Lydie Raschka

Lydie Raschka

Lydie Raschka reviews schools and writes for the blog. She is a graduate of Bank Street College, a former public school teacher (grades 1-3) and a Montessori teacher-trainer during the summer. Her son attended public school in Manhattan.

Tuesday, 31 January 2017 13:19

Pre-k picks: Brooklyn, Queens, Staten Island

Got a 4-year-old? Now's the time to apply to pre-kindergarten. We've compiled a list of best bets, based on our visits and intel on schools most likely to have space. Before reading on, see more details about the process on our post, Pre-k picks: Manhattan & the Bronx

BROOKLYN

Fort Greene, Bedford-Stuyvesant and Vinegar Hill
In District 13, in the heart of Bedford-Stuyvesant, PS 3, a school noted for its dedication to the arts, has five pre-kindergartens and even had space for out-of-district students last year. It has a great outdoor play area, a garden and it offers after school until 6 pm. We can recommend PS 54, an up-and-comer with space that has a great STEM curriculum. Kids run their own composting program. Just a block from Fort Greene Park, PS 67 has a vibrant, play-based program in a school that's on the upswing. A few blocks away in the DUMBO–Vinegar Hill area, PS 307 has some great perks, including a STEM magnet grant and a Mandarin Chinese teacher. The sparkling new pre-k center at Dock Street has 72 seats, and all did not fill in its first year: on a recent visit there were only 55 children enrolled. Consider PS 133, a lottery school which offers Spanish dual language in pre-k. It's also open to residents of District 15, but priority goes to low-income students and to those learning to speak English.

Tuesday, 31 January 2017 15:21

Pre-k picks: Manhattan & the Bronx

It's gone from famine to feast in recent years: Parents once faced with too few pre-k options may now wade through a world of choices. Let us help you narrow the list with some promising new programs and schools we can recommend in every borough. Note: If a great program is hopelessly oversubscribed we didn't include it here.

Applications for pre-kindergarten for children born in 2013 are due Feb. 24. (Charter schools have separate applications. The Common Online Charter School Application closes on Saturday, April 1 at midnight.)

Popular programs, especially in public schools, have many more applicants than seats. We've limited our picks to programs that are most likely to have space for children living outside the school zone or who aren't siblings of current students. Still, it doesn't hurt to apply to a program where space is tight: If you're not matched in this first application round, your name will be automatically put on a waitlist for all the choices you listed above the one you got. Be patient. Spaces frequently open up even in the fall. 

Pre-Kindergarten applications for children turning 4-years-old this year are due on Friday, Feb. 24. Let us help you get informed and ready. Sign up for our free workshop at Rutgers Community Programs at 236 W. 73rd Street on Feb. 6 at 6 pm.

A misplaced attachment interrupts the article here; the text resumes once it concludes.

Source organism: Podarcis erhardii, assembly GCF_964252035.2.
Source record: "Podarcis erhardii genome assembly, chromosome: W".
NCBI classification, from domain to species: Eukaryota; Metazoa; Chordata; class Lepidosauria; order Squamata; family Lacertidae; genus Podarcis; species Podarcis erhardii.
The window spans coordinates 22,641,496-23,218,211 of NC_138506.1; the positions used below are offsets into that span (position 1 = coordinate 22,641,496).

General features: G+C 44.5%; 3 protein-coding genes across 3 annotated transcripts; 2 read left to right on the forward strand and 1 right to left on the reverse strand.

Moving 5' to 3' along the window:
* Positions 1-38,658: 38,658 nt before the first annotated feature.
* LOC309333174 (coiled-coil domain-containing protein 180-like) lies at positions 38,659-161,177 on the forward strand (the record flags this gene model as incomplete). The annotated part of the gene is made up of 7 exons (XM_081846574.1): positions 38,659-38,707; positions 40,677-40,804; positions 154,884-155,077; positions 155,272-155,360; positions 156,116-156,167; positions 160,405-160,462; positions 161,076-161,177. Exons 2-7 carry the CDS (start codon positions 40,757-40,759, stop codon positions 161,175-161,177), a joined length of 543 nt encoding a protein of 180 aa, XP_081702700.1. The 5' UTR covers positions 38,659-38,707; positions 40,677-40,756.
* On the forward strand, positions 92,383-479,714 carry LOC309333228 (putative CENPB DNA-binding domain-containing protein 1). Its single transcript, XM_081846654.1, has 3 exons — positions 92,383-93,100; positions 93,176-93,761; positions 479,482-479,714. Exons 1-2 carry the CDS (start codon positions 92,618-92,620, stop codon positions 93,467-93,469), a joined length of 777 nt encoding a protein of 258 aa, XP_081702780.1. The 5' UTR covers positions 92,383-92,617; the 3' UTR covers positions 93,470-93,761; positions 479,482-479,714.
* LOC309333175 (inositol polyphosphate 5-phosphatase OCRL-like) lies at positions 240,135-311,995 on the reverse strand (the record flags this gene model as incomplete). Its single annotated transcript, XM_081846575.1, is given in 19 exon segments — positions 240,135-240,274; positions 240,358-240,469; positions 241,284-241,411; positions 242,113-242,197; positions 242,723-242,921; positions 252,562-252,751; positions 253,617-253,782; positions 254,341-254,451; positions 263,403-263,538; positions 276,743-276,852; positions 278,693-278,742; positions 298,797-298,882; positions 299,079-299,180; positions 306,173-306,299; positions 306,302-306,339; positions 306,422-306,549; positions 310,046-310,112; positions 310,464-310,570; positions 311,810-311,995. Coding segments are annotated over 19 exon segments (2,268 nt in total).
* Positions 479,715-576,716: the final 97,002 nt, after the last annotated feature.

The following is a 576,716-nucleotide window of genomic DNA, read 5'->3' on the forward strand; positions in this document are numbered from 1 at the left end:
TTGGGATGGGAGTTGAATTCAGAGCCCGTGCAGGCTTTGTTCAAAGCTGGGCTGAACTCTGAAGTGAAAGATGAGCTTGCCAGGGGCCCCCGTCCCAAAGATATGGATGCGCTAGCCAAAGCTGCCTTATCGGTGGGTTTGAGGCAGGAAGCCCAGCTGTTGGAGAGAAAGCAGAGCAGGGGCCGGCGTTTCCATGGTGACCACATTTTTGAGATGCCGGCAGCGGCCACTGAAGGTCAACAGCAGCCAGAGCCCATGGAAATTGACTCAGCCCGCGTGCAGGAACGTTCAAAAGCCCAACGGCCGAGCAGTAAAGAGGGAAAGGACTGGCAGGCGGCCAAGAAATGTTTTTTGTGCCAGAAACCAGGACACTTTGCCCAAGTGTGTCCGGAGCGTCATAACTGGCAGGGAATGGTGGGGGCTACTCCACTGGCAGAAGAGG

Join Clara Hemphill and the staff of InsideSchools as we release our new book, New York City's Best Public Pre-K and Elementary Schools. We'll highlight some undiscovered gems and walk you through the pre-kindergarten and kindergarten application process.

One day last school year, a girl in Fanny Roman's kindergarten class at PS 244 in Flushing, Queens arrived bubbling with excitement about her new shoes. With Roman's encouragement, she began tracing classmates' feet on paper and constructing "shoes," using pipe cleaners for laces. Her enthusiasm proved contagious; in response, Roman read poetry and picture books about shoes and students set up a play shoe store of their own, with different-size shoes in boxes, labeled "Jellies" or "Sneakers," as they categorized by size and even priced their wares. In their writing, they started using words such as "Velcro," buckles" and "shoelaces."

Welcome to "choice time." In a number of New York City elementary school kindergarten classes, it revives, in modified fashion, the once-common play-as-learning "free time" that's been driven almost to extinction in favor of whole-class instruction, textbooks, worksheets, and other elements of more rigorous education in the Common Core era.

Eight years ago, as a brand-new bilingual special education teacher, Ruby had some clear ideas about the kind of school that would match her skills—and her passion for her students.

"I wanted a small English-and-Spanish dual language school with a positive culture," she said.

Using Insideschools profiles and our parent comments on schools, she found the right fit: PS/IS 89 in Cypress Hills.

Now she spreads the word to new teachers and urges them to use Insideschools in their own job searches.

"It's very important that your personality match the culture of a school," she said. "Insideschools can help."

Insideschools is the go-to website for information about New York City public schools. Last year alone, more than 1.8 million visitors turned to Insideschools for help choosing the best schools -- and improving schools for all children. We rely on your support. Please consider a tax deductible gift today.

Wednesday, 20 January 2016 16:56

Parents of 3s and 4s, it’s pre-k time!

Did you know all children may attend a free, full-day pre-kindergarten the year they turn 4? The window of time to apply in 2016 is from Jan. 25 to March 4. That's six weeks! Plenty of time to scroll our site and then tour your favorite pre-kindergarten classrooms in person.

Programs are scattered throughout the city: in public schools, charter schools, religious schools, private nursery schools, Head Start programs, child care centers and community organizations. It's a lot to take in. Many are good, some are not-so-good, but most look like lively hubs where 4-years-old can learn through play with blocks, puzzles, sand tables, Legos and toy kitchens.